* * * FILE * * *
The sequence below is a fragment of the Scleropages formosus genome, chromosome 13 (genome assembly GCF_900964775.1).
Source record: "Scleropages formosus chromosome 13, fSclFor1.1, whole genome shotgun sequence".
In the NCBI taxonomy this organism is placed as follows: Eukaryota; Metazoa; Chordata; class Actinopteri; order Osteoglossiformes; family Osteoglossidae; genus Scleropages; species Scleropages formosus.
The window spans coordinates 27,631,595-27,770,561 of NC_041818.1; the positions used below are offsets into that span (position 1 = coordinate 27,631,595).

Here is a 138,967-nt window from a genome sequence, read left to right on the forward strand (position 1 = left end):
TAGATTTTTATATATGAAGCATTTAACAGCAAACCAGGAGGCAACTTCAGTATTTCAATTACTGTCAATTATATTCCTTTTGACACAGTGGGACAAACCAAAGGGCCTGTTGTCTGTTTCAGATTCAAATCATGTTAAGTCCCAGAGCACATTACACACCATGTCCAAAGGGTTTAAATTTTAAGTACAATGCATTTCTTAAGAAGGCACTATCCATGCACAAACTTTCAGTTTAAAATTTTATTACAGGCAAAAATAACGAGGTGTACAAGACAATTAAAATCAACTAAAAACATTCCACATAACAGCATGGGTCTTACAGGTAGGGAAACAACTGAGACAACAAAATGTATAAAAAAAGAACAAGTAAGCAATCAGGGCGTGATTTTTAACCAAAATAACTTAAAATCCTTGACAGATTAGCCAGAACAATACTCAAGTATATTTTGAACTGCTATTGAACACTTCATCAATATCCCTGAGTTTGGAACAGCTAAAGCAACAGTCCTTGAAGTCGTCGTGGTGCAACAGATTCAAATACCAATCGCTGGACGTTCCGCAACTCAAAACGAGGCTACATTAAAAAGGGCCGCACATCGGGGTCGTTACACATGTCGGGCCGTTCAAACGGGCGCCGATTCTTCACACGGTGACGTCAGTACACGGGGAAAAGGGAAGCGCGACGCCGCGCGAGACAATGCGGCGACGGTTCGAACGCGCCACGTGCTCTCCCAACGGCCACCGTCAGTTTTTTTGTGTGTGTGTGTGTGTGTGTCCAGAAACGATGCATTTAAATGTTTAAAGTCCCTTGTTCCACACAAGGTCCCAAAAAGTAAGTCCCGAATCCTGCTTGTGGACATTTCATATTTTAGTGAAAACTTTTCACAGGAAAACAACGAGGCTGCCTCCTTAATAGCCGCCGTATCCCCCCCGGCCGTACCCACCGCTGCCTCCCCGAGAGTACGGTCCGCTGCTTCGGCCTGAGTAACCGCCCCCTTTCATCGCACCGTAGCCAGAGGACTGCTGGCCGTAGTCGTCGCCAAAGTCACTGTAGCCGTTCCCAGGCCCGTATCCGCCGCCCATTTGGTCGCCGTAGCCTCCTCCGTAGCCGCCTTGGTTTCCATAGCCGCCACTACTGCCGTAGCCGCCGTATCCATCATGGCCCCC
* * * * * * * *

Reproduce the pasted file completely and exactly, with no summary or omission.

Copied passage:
The sequence below is a fragment of the Scleropages formosus genome, chromosome 13 (genome assembly GCF_900964775.1).
Source record: "Scleropages formosus chromosome 13, fSclFor1.1, whole genome shotgun sequence".
In the NCBI taxonomy this organism is placed as follows: Eukaryota; Metazoa; Chordata; class Actinopteri; order Osteoglossiformes; family Osteoglossidae; genus Scleropages; species Scleropages formosus.
The window spans coordinates 27,631,595-27,770,561 of NC_041818.1; the positions used below are offsets into that span (position 1 = coordinate 27,631,595).

Here is a 138,967-nt window from a genome sequence, read left to right on the forward strand (position 1 = left end):
TAGATTTTTATATATGAAGCATTTAACAGCAAACCAGGAGGCAACTTCAGTATTTCAATTACTGTCAATTATATTCCTTTTGACACAGTGGGACAAACCAAAGGGCCTGTTGTCTGTTTCAGATTCAAATCATGTTAAGTCCCAGAGCACATTACACACCATGTCCAAAGGGTTTAAATTTTAAGTACAATGCATTTCTTAAGAAGGCACTATCCATGCACAAACTTTCAGTTTAAAATTTTATTACAGGCAAAAATAACGAGGTGTACAAGACAATTAAAATCAACTAAAAACATTCCACATAACAGCATGGGTCTTACAGGTAGGGAAACAACTGAGACAACAAAATGTATAAAAAAAGAACAAGTAAGCAATCAGGGCGTGATTTTTAACCAAAATAACTTAAAATCCTTGACAGATTAGCCAGAACAATACTCAAGTATATTTTGAACTGCTATTGAACACTTCATCAATATCCCTGAGTTTGGAACAGCTAAAGCAACAGTCCTTGAAGTCGTCGTGGTGCAACAGATTCAAATACCAATCGCTGGACGTTCCGCAACTCAAAACGAGGCTACATTAAAAAGGGCCGCACATCGGGGTCGTTACACATGTCGGGCCGTTCAAACGGGCGCCGATTCTTCACACGGTGACGTCAGTACACGGGGAAAAGGGAAGCGCGACGCCGCGCGAGACAATGCGGCGACGGTTCGAACGCGCCACGTGCTCTCCCAACGGCCACCGTCAGTTTTTTTGTGTGTGTGTGTGTGTGTGTCCAGAAACGATGCATTTAAATGTTTAAAGTCCCTTGTTCCACACAAGGTCCCAAAAAGTAAGTCCCGAATCCTGCTTGTGGACATTTCATATTTTAGTGAAAACTTTTCACAGGAAAACAACGAGGCTGCCTCCTTAATAGCCGCCGTATCCCCCCCGGCCGTACCCACCGCTGCCTCCCCGAGAGTACGGTCCGCTGCTTCGGCCTGAGTAACCGCCCCCTTTCATCGCACCGTAGCCAGAGGACTGCTGGCCGTAGTCGTCGCCAAAGTCACTGTAGCCGTTCCCAGGCCCGTATCCGCCGCCCATTTGGTCGCCGTAGCCTCCTCCGTAGCCGCCTTGGTTTCCATAGCCGCCACTACTGCCGTAGCCGCCGTATCCATCATGGCCCCC